Dianne Reeves interview with Edge On The Net

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Wednesday January 29, 2020

Jazz Great Dianne Reeves Talks (and Sings) Straight from the Heart

“For being a 5-time Grammy Award winner, Dianne Reeves is easy-going, relaxed, and completely without pretense in an interview. You never get the sense that she is giving you a rehearsed declaration, but instead, she is giving you her authentic self. In fact, that is what most music journalists will say about her singing. This may be why Reeves gets uncomfortable, detectable even over the phone when one asks her about her musical influences. Her response to this question usually is: “I don’t have one.” She equates being influenced by another artist with sounding like them, thus giving up one’s own identity and authenticity to the other artist.

This may have been a lesson she learned very early on, as a young high school teen just entering the music scene. Her uncle, the great jazz and classical bassist Charles Burrell saw that her rendition of “What Are You Doing the Rest of Your Life” was modeled note for note on Sarah Vaughn’s arrangement from an album “Sarah Vaughn With Michel Legrand,” a recording the young Reeves had practically worn thin. He pointed out to Reeves that if Vaughn were to sing that song three times, she would sing it three different ways, and that the recording only caught one of them. He encouraged her to lay her own version onto the chords. From that moment Reeves never stepped into another musician’s shoes, only her own.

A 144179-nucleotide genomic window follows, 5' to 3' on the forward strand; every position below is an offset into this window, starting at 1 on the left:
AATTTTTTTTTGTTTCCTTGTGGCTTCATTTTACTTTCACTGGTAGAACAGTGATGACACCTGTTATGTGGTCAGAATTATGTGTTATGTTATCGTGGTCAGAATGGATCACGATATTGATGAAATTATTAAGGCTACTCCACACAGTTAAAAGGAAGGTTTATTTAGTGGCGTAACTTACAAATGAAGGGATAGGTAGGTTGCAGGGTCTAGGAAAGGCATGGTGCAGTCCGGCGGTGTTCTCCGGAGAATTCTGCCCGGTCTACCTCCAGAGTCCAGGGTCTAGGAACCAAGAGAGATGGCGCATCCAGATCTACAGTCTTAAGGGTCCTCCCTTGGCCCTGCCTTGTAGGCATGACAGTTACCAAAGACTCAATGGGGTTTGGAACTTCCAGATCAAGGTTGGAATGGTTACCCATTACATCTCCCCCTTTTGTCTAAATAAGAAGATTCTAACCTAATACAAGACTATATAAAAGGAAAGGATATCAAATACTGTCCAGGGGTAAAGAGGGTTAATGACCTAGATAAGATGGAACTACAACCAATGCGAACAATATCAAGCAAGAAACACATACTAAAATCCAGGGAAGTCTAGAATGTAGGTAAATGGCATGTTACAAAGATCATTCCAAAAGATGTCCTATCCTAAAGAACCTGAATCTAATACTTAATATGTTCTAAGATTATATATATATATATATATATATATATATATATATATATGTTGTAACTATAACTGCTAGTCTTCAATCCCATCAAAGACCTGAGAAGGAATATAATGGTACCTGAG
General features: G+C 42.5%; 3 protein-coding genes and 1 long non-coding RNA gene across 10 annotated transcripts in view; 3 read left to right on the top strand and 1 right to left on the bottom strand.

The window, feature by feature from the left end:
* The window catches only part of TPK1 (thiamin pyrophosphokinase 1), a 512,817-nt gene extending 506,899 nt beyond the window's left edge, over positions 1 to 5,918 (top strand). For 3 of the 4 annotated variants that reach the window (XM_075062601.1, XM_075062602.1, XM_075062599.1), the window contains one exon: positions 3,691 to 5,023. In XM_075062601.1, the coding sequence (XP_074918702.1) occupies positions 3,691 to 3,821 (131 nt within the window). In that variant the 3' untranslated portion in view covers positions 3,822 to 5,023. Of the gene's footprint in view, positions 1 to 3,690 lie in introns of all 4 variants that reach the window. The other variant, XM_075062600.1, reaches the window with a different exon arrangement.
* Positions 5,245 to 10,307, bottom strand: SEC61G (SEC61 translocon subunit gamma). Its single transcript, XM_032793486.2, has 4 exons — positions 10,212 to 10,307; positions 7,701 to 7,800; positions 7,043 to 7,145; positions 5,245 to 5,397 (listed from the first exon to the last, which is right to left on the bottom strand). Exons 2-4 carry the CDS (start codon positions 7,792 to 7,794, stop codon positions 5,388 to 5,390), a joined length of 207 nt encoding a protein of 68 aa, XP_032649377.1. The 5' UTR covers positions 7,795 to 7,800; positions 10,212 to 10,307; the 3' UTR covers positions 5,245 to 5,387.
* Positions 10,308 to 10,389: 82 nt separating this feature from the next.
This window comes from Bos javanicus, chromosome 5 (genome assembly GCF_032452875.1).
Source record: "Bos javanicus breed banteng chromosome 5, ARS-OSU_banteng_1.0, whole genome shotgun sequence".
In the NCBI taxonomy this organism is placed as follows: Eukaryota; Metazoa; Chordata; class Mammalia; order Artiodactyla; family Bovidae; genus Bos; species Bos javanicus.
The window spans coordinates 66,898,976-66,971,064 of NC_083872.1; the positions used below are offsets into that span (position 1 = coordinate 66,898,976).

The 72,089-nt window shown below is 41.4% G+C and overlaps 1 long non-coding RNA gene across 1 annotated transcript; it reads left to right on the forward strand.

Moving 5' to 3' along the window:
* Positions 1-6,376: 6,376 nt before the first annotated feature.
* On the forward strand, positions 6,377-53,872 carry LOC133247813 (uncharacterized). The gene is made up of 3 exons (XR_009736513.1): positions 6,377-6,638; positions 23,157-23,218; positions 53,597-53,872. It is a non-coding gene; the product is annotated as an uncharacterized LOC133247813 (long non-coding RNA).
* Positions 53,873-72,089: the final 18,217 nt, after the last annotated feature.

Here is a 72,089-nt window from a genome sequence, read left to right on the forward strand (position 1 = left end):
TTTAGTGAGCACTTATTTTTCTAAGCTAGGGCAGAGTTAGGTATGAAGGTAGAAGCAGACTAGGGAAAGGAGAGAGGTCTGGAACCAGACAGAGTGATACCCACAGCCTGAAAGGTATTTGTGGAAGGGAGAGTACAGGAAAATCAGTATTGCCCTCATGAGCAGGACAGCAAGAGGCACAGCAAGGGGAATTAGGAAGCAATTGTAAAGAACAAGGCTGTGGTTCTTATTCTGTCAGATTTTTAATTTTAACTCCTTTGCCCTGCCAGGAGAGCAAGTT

That’s not to say that she hasn’t learned from other singers and instrumentalists. She credits Vaughn for teaching her how to use her wide vocal range, something she and Vaughn have in common. She freely admits that she listened extensively to Vaughn, Ella Fitzgerald and Billie Holiday growing up. But she also notes that she listened to many of the Motown artists, like Marvin Gaye, Aretha Franklin, and Tammi Terrell. There was also Earth, Wind, and Fire. But her most valuable epiphany came from listening to and watching Betty Carter perform. She saw that Carter didn’t front her instrumental band, she was one of them, another instrument, fully integrated, as a co-creator. She told Sound Exchange in a 2017 interview, “At that point, I realized I would never have a backup band. It would be an ensemble that we create together.”“

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